Hello all;

I have little experience hewing so I have some questions.

1. Were adzs actually used to smooth timbers? I occasionally read books which refer to how timbers were converted using a broad ax and then smoothed with an adz. However, all hewing marks I have ever looked at have an arc to the signature. I do not know how to swing an adz with a sideways arc so I presume all smoothing of the timbers was done with an axe. Here is a nice example from about 200 years ago in Maine.


2. What are large bladed broad axes used for. In most of the signatures I have seen the cutting edge of the axe was around six inches long. I have seen much larger axes.

3. Hewing marks are always scalloped telling me the cutting edge was beveled. What are the axes with one flat side used for?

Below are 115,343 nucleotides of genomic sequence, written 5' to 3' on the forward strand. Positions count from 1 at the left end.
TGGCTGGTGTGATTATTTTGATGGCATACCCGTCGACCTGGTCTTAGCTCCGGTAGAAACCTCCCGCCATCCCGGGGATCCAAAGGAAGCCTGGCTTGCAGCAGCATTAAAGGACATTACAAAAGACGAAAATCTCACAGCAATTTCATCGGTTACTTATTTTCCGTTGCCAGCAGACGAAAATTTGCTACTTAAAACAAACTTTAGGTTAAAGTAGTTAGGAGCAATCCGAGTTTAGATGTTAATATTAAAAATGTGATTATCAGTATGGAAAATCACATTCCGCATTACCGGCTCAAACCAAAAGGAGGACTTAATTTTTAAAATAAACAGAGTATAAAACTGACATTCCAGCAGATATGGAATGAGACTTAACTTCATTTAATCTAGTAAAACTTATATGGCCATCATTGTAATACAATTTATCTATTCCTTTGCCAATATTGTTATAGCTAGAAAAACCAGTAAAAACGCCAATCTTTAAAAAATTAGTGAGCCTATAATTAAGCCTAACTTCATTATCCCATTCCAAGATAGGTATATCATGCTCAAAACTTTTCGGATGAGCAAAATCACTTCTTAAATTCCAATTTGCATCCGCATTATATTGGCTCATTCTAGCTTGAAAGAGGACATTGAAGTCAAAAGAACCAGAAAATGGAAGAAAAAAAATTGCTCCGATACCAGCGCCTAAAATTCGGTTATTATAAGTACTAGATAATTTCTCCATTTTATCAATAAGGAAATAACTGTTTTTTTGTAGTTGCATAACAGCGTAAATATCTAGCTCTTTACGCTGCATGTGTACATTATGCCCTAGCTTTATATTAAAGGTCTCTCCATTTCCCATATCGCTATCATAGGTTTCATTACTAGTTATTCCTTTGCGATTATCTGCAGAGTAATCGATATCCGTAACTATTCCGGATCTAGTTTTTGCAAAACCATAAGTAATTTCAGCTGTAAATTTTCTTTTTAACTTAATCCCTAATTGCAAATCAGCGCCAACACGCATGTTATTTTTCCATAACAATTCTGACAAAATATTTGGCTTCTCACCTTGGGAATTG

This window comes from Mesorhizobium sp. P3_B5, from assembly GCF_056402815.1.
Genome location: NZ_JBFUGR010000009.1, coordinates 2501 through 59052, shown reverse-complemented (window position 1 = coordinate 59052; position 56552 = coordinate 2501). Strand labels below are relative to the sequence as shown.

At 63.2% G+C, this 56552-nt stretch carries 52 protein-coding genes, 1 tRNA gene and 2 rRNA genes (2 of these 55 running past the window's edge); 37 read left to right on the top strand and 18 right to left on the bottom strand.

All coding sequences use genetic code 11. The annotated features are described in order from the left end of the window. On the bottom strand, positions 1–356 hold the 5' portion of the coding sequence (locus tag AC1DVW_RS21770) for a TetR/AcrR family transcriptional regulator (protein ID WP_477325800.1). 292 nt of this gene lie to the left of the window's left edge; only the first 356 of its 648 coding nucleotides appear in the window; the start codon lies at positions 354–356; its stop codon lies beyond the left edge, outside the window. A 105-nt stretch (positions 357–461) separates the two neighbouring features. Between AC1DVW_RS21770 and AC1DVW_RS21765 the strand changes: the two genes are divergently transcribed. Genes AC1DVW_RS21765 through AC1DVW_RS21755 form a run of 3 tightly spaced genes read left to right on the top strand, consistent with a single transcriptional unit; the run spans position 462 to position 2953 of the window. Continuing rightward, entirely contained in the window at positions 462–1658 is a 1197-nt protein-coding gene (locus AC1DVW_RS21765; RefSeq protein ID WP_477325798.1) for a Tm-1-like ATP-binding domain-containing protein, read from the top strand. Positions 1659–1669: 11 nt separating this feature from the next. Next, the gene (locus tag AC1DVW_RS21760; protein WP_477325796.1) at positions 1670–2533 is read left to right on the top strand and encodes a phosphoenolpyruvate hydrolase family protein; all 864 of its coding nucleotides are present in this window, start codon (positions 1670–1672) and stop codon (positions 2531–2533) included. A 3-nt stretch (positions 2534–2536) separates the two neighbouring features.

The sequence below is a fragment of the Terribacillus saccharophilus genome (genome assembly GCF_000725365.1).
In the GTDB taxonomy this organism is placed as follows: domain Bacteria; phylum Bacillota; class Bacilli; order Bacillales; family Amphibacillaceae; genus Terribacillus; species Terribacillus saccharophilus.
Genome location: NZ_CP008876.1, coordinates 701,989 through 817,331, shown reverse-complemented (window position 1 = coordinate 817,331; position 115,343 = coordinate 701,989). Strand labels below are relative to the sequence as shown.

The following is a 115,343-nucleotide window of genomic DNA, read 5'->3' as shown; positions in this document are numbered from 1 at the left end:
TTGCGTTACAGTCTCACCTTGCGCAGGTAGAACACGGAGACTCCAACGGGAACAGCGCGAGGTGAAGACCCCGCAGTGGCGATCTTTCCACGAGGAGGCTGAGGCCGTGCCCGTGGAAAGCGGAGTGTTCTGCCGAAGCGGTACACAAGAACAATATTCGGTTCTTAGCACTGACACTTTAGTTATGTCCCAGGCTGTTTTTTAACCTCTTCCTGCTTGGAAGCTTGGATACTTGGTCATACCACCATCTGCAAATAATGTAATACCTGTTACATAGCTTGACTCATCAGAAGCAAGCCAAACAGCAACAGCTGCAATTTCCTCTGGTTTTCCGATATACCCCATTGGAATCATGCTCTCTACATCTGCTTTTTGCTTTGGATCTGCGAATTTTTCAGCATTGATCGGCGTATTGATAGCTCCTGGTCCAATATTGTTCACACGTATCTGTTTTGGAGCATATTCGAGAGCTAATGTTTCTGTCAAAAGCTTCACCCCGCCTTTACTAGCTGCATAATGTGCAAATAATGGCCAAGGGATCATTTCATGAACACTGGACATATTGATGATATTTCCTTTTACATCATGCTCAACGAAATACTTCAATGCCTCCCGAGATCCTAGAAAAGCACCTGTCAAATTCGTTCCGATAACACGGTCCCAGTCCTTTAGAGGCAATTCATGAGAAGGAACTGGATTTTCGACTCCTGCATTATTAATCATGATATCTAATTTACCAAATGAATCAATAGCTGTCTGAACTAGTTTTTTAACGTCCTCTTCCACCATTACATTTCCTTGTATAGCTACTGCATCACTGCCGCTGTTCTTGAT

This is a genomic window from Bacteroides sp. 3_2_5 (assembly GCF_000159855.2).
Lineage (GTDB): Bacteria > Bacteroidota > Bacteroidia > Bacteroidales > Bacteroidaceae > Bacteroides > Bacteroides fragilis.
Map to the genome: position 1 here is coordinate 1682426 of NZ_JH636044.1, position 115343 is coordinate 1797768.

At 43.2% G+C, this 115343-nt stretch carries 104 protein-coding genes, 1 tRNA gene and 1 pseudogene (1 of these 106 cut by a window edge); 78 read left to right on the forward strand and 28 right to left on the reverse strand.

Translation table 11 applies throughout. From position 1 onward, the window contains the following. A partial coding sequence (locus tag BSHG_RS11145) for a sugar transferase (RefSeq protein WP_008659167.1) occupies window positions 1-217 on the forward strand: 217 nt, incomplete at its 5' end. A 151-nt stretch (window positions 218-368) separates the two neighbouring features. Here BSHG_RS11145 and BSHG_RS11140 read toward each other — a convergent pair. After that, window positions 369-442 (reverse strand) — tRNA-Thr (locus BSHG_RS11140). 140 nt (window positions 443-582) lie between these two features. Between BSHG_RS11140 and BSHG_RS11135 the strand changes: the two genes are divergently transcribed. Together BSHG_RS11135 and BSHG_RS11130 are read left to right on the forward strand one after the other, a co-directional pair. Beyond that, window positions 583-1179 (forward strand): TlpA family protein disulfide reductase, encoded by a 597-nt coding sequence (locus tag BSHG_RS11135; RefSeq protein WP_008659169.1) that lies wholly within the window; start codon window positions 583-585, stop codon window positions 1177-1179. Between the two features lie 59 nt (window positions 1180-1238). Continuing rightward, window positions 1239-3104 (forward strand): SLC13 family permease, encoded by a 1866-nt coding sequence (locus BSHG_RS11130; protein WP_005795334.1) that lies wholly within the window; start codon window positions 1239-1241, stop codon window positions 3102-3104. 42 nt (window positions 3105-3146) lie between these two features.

I reciently learned that just one axe company in the early 20th century was producing 300 different types of axe heads. There were certainly a large number of very specialized uses of axes.

Just for fun, below is a a photo of an elegant square rule joint. In my thinking the post was hewn with an axe and the joint relieved with an adz. The girt was cut out decades ago.


Just one more photo. Here is a double gunstock post. I cheated by starting with a 10 x 14 and hewed the lower gunstock just to carry the girt in a barn repair. I am not aware of double gunstock posts being used in barns but there is precident in house frames in Connecticut.



The closer you look the more you see.
"Heavy timber framing is not a lost art" Fred Hodgson, 1909